Mix-up with paternity test result
ROBERT Green, 31, of Mount Burrell, near Nimbin, was the last to learn that Shiyanne Simpson was not his daughter.
Mr Green's girlfriend, Laurinda Simpson, 27, gave birth to the baby girl in May.
However, to placate the mother of her former partner, Ms Simpson agreed to undergo a paternity test through the Department of Community Services.
What she had not counted on was DoCS informing the ex-partner's mother of the results before either herself or her new partner.
Lawyers have told the Tweed Daily News' sister paper The Northern Star the department's actions appeared to be in breach of the Privacy Act.
Under the act, only the person whose blood or tissue has been taken had the right to know the result of medical tests. Only Mr Green and Ms Simpson undertook the tests.
DoCS concedes the grandmother had no legal right to be informed of the results, blaming the clinic that conducted the tests for the breach.
A department spokesman said the error occurred when the laboratory sent the results directly to Ms Simpson rather than to DoCS.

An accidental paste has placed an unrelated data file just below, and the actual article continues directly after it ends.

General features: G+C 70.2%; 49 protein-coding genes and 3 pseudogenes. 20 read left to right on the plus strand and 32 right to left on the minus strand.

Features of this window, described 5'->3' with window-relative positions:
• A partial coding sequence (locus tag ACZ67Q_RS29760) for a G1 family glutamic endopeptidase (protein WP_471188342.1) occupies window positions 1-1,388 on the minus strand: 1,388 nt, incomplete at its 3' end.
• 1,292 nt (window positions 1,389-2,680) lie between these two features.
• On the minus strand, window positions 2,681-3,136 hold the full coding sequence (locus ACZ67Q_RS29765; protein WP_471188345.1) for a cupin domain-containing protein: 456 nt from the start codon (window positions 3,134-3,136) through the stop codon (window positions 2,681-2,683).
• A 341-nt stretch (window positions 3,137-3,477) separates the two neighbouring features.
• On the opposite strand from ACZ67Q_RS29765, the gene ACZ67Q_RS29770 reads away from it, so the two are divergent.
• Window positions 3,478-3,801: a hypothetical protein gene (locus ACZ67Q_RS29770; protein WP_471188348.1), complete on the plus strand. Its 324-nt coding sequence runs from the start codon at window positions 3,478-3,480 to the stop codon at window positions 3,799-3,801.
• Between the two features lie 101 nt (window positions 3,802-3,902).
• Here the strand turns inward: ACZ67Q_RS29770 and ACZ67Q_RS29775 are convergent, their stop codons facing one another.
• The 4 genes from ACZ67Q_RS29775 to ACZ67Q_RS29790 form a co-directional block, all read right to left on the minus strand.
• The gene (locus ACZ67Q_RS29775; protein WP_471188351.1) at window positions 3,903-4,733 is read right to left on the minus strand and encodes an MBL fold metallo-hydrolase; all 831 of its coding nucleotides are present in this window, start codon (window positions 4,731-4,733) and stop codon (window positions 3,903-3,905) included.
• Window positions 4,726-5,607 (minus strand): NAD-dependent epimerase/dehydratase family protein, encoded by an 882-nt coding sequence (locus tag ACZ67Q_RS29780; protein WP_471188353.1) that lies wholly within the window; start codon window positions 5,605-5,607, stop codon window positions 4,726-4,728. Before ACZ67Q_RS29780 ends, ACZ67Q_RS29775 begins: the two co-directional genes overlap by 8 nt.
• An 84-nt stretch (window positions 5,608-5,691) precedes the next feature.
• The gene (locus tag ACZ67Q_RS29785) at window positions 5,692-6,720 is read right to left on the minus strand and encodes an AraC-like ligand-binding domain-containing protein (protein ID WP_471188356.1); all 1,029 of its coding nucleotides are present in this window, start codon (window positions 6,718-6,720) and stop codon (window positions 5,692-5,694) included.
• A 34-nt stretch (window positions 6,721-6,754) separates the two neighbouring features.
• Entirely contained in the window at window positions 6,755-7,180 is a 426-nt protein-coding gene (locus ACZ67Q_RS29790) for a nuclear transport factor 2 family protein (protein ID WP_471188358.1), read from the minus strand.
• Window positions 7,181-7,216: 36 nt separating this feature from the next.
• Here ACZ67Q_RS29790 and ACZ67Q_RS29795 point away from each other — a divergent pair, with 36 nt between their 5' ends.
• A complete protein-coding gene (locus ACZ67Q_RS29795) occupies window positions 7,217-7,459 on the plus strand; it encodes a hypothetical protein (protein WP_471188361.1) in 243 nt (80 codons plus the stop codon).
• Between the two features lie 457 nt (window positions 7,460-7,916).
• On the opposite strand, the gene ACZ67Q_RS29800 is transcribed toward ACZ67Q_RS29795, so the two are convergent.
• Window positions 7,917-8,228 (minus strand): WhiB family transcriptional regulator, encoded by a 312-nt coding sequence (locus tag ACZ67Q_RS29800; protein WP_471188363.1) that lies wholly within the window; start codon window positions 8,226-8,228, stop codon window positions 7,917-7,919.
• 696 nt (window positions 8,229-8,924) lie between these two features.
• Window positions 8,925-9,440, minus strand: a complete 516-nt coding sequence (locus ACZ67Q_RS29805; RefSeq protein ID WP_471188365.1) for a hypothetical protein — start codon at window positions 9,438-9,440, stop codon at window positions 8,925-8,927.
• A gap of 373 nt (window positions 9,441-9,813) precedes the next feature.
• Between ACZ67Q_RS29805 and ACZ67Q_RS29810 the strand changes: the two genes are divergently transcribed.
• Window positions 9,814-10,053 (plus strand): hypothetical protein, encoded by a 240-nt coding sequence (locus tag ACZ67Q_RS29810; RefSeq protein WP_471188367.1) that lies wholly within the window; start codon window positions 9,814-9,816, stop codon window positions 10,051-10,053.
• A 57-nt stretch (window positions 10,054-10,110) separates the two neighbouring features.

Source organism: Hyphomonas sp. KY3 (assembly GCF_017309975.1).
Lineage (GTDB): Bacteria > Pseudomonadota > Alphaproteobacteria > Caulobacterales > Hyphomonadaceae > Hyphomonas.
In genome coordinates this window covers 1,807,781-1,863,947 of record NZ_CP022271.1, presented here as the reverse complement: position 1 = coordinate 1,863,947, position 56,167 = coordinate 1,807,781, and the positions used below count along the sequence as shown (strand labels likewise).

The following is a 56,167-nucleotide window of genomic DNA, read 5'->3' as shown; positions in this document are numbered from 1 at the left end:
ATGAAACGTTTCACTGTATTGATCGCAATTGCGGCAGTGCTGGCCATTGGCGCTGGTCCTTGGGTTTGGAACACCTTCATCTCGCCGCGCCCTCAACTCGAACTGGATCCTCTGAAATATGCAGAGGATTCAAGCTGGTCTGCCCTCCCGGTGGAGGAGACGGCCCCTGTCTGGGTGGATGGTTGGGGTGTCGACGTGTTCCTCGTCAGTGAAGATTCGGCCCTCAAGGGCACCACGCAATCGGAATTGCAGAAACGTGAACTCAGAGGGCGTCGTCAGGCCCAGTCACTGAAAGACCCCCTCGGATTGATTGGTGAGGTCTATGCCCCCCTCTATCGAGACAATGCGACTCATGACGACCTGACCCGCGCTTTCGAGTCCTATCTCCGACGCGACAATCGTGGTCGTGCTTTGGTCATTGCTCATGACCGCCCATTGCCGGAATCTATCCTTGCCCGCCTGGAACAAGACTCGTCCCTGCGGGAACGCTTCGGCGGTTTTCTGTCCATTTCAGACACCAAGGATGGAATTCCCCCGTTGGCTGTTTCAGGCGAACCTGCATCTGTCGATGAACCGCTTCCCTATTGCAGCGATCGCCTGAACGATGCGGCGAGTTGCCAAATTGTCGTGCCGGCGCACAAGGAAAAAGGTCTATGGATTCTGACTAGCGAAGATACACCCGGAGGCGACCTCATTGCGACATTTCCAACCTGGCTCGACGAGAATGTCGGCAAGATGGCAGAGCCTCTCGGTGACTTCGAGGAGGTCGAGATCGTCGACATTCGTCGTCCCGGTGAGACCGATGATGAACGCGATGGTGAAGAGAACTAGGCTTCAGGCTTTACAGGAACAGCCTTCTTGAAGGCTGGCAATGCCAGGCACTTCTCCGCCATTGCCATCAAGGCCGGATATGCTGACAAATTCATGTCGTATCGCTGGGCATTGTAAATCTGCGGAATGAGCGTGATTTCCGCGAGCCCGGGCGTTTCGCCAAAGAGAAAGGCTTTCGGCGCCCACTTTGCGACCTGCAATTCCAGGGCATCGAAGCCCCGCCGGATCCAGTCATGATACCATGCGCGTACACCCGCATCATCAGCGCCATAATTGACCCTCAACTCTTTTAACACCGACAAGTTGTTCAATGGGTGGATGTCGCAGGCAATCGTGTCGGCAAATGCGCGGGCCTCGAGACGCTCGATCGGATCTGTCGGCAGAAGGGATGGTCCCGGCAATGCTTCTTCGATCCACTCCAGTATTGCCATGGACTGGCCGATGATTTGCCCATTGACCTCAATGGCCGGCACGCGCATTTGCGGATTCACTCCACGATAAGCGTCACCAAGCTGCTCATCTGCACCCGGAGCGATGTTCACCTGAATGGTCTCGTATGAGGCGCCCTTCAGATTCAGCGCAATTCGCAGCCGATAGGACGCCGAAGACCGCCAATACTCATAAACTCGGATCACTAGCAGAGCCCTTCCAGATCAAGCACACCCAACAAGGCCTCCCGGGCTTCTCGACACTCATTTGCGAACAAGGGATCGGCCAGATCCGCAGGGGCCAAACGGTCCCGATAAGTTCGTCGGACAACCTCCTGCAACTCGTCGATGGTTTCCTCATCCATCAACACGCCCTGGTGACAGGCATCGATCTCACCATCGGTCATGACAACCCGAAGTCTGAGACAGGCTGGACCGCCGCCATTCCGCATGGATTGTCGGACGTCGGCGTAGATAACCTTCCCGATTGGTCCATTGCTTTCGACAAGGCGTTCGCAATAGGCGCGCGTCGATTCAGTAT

When the department realised this they telephoned the grandmother to tell her that her son, who now lives in Queensland, was the baby's father. This is despite the former partner not being tested and not making any attempt to see the baby or inquire about her welfare.
The apparent privacy breach meant the baby's grandmother told people about the result, with word quickly spreading throughout the close-knit Nimbin community.
As a consequence, many of their friends found out Mr Green was not the father before he did. “It was very embarrassing,” he said.
Ms Simpson claims she did not know she was already pregnant when she began the relationship with Mr Green.
“I honestly believed Robert was the father,” she said.
Ms Simpson, who has already had one child removed by DoCS, and Mr Green, who has previously been jailed for malicious damage, feel they are have reformed and should be treated the same as everyone else.